June 2014 Bar Bulletin
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Profile / Michele Earl-Hubbard

Sword and Shield for the Fourth Estate

By David M. Norman

 

My litigation career began when Michele Earl-Hubbard took a chance on me. Fresh off completing the bar exam in 2008, I saw an advertisement for a contract attorney position at a small law firm in Seattle. The firm was Allied Law Group, founded by Michele and one of her colleagues the year previous.

Allied is a unique, boutique law firm that focuses on media and appellate law, and enforcing Washington's open government laws (public record and open meetings laws, and the right to open courts). After accepting Michele's offer, I had no idea what to expect.

Michele's experience and reputation in these areas were apparent from the start. Within a month of starting at Allied, I was helping Michele with several of her cases at the lower appellate and state Supreme Court levels. While her clients ranged from individual reporters, to small and large newspapers to everyday citizens who simply wanted access to public records, what they all had in common was absolute trust in Michele to handle their cases from the filing of the complaint, to argument at the highest court in the state.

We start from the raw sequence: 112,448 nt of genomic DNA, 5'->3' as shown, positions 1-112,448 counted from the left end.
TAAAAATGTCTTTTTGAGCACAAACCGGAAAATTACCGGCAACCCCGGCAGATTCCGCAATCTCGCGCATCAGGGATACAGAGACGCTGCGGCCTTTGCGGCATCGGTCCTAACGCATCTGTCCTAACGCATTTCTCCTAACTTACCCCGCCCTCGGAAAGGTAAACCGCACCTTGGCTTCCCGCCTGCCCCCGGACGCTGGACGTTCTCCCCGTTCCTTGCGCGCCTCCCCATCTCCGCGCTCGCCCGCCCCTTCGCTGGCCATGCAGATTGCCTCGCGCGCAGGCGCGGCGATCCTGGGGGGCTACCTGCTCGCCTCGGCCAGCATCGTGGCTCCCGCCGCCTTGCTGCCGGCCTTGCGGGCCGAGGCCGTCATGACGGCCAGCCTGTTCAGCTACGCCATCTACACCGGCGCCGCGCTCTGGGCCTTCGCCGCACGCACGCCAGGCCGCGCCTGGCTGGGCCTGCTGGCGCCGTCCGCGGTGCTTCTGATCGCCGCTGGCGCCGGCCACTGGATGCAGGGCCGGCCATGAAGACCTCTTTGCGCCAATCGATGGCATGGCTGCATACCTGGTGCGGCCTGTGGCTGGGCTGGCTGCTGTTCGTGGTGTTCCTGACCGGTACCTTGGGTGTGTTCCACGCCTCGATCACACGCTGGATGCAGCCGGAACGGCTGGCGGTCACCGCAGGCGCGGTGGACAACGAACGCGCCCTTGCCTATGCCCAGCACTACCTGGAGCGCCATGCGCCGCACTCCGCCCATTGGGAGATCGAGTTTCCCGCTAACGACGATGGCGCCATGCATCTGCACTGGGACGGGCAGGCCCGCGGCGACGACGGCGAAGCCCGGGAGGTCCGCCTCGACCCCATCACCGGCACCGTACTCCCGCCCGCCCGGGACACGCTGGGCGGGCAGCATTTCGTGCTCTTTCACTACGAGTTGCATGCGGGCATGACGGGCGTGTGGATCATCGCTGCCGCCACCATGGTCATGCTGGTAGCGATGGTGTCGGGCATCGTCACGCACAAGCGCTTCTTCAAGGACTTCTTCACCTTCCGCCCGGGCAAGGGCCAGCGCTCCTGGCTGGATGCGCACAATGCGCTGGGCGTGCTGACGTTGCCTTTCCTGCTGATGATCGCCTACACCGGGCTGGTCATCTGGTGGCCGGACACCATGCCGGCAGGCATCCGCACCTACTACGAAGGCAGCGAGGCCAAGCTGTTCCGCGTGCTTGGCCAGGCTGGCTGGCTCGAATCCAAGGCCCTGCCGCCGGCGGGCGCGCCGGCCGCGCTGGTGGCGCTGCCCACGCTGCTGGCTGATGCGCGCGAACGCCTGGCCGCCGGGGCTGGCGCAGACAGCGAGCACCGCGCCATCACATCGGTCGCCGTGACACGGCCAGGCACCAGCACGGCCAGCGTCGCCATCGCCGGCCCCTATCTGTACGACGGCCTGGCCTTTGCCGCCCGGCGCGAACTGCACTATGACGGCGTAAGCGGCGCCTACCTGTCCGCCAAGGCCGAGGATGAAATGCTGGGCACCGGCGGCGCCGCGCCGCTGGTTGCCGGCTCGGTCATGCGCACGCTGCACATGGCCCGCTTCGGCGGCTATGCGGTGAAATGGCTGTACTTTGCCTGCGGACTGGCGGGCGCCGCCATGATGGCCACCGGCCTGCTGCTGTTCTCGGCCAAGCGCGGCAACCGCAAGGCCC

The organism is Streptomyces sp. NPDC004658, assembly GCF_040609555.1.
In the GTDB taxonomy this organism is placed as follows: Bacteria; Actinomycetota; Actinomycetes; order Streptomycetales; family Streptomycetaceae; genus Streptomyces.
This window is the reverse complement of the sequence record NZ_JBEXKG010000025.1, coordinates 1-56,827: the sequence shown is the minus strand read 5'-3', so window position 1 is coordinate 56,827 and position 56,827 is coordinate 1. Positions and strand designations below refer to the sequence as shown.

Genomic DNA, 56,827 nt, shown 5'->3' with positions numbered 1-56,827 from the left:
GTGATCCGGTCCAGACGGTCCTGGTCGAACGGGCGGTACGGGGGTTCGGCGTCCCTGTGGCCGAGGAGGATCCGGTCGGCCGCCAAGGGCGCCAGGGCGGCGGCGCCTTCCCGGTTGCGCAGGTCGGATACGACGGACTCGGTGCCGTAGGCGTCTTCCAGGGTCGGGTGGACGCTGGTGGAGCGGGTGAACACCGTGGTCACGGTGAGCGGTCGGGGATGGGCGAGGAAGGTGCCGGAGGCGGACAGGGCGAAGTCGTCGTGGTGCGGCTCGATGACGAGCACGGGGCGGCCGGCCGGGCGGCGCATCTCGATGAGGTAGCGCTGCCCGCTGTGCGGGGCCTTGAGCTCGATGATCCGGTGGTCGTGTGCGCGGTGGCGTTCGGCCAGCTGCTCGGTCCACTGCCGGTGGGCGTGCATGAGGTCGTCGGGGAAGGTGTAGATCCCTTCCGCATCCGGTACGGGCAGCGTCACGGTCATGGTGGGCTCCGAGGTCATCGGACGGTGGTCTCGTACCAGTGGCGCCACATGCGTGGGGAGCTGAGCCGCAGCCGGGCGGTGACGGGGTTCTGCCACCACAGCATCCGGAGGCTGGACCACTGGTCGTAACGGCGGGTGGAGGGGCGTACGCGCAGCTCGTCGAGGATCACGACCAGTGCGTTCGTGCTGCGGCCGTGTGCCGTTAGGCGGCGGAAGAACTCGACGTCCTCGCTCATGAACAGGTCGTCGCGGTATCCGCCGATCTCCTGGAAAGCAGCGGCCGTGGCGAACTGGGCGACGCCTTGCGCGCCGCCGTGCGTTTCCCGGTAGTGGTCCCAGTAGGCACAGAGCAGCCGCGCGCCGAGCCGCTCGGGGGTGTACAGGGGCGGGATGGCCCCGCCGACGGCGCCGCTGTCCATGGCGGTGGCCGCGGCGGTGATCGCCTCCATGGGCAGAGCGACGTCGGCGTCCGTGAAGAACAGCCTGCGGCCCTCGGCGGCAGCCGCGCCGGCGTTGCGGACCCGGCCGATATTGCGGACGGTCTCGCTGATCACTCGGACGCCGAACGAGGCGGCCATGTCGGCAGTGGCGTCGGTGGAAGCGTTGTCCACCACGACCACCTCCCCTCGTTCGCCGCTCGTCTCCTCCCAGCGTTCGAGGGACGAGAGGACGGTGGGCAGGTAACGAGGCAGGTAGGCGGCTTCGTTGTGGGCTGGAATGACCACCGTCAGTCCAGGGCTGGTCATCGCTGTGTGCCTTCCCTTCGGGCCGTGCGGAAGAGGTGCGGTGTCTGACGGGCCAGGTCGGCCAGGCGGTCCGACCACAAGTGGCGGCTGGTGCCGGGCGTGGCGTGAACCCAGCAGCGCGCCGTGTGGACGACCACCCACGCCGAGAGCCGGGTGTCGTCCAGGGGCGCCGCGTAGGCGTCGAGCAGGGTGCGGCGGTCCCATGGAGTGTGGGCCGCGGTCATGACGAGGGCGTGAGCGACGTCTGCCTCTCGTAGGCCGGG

Years later, I recognized that it is a very rare attorney who is equally facile at the trial and appellate levels. More importantly, there are important reasons why Michele's clients trust her so readily.

Michele's background and training give her a unique understanding of the particular import of the First Amendment and how the lofty principles behind that broad set of rights actually play out in the courtroom.

Michele completed her undergraduate training in California, obtaining a degree in journalism in 1989. She worked in reporting and editorial positions at small newspapers in the Bay Area and saw firsthand the importance of investigative reporting. Unfortunately, she also experienced the frustration of doors being closed, records being sealed or withheld, and attempted intimidation of reporters and publishers by powerful individuals seeking to prevent reporting.

Between the media law course she took as an undergraduate and covering the courts as a journalist, she fell in love with the law and saw a way to help other journalists stand up to intimidation, investigate and speak freely, and open closed doors and records for the public. With this in mind, Michele applied to law school and was accepted at the Northwestern University School of Law in Chicago, one of the finest law schools in the nation. Unsurprisingly, she excelled at Northwestern, graduating with honors and serving on the Law Review.


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